Keywords and Phrases
Aluminum matrix surface composites; Composites by design
"Engineered aluminum surface metal matrix composites were created by incorporating ceramic particles like WC, SiC, Al₂O₃, WC + SiC, and a mixture of hard particle with solid lubricant, SiC + MoS₂, using friction stir processing. Processing parameters were studied and optimized to produce uniform distribution of these particles in the near surface region. Optical and scanning electron microscopy showed that the stirred region developed as deep as the pin probe. Proper tooling enables the thickness of the surface composite to be controlled from thin (2 mm) to orders of magnitude thicker (10 mm) than conventional coatings. The composite is defect free and forms a graded metallurgical bond with the underlying surface. No interface is developed between the composite zone and the base material. Study of properties such as hardness of the discontinuously reinforced surface composite, microstructural stability, wetting, stiffness and other mechanical properties showed commendable increase. Volume fraction, particle size and properties, and process parameters were observed to have a major effect on the resulting material properties. Control over the aforementioned variables was achieved leading to creation of surface metal matrix composites by design"--Abstract, page iii.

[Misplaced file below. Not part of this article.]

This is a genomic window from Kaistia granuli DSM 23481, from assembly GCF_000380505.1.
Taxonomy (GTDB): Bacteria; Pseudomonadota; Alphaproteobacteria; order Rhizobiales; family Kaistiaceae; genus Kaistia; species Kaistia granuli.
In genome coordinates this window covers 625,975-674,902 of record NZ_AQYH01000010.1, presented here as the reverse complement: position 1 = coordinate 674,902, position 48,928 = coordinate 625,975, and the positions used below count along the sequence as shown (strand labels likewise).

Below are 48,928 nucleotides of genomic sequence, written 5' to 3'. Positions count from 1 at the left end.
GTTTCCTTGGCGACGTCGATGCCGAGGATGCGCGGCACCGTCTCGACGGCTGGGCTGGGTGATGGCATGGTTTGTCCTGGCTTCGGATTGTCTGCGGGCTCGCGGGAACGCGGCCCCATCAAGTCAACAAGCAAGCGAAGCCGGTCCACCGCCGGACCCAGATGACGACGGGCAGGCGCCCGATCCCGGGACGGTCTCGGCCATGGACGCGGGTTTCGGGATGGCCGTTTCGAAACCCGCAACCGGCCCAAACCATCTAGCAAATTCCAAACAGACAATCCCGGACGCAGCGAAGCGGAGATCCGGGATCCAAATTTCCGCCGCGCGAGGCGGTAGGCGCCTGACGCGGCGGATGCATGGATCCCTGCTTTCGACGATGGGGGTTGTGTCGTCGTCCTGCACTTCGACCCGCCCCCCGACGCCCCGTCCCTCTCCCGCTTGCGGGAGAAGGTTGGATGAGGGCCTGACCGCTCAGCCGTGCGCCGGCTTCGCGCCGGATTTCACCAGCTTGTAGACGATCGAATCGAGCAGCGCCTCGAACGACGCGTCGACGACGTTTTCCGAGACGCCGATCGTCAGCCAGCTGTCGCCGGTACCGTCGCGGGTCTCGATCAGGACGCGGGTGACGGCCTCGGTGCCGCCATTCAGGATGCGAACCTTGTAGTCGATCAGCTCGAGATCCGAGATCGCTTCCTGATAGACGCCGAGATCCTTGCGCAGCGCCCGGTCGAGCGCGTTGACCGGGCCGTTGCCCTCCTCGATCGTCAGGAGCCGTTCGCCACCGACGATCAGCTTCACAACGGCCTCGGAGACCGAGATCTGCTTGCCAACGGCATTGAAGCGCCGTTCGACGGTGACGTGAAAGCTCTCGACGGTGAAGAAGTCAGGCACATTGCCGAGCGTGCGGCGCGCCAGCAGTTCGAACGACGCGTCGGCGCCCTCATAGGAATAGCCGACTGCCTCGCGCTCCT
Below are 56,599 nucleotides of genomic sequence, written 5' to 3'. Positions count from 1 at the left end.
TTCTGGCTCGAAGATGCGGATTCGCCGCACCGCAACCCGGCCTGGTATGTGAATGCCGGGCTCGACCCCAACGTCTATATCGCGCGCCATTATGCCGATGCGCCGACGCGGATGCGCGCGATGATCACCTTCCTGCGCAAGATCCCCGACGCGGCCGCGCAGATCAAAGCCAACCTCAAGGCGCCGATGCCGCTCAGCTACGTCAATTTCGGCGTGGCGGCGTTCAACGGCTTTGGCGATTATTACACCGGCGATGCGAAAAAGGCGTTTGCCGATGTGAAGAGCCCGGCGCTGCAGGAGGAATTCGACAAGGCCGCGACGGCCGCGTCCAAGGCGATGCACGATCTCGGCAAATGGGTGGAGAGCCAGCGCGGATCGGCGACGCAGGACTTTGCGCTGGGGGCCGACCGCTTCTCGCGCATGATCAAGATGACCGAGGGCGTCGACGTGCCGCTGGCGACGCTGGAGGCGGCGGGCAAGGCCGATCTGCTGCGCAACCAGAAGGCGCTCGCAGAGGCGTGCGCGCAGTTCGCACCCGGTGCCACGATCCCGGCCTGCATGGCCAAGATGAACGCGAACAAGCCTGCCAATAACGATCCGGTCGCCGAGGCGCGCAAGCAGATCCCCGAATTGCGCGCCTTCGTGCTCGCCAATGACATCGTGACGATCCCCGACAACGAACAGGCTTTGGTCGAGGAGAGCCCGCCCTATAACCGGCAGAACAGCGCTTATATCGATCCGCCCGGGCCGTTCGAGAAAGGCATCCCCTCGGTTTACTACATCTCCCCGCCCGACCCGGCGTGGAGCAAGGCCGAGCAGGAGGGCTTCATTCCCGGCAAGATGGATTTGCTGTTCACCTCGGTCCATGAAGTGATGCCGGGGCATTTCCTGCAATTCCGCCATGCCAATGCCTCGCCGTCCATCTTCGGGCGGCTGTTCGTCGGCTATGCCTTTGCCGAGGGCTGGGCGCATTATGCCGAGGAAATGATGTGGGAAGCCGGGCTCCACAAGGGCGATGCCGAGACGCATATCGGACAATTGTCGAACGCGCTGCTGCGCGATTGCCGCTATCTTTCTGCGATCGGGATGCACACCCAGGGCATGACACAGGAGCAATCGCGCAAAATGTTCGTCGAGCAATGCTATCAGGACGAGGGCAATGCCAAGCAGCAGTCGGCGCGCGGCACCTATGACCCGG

Newkirk, Joseph William
Kohser, Ronald A.
Smith, Jeffrey D.
Materials Science and Engineering
M.S. in Metallurgical Engineering
University of Missouri--Rolla
xiii, 79 pages
© 2005 Uma Ramadorai, All rights reserved.
Thesis - Restricted Access
Library of Congress Subject Headings
Aluminum alloys -- Metallurgy
Print OCLC #
Electronic OCLC #
Link to Catalog Record
Electronic access to the full-text of this document is restricted to Missouri S&T users. Otherwise, request this publication directly from Missouri S&T Library or contact your local library.http://laurel.lso.missouri.edu/record=b5455763~S5
Ramadorai, Uma, "Surface modification of aluminum alloys to create in situ surface composites by design" (2005). Masters Theses. 3725.
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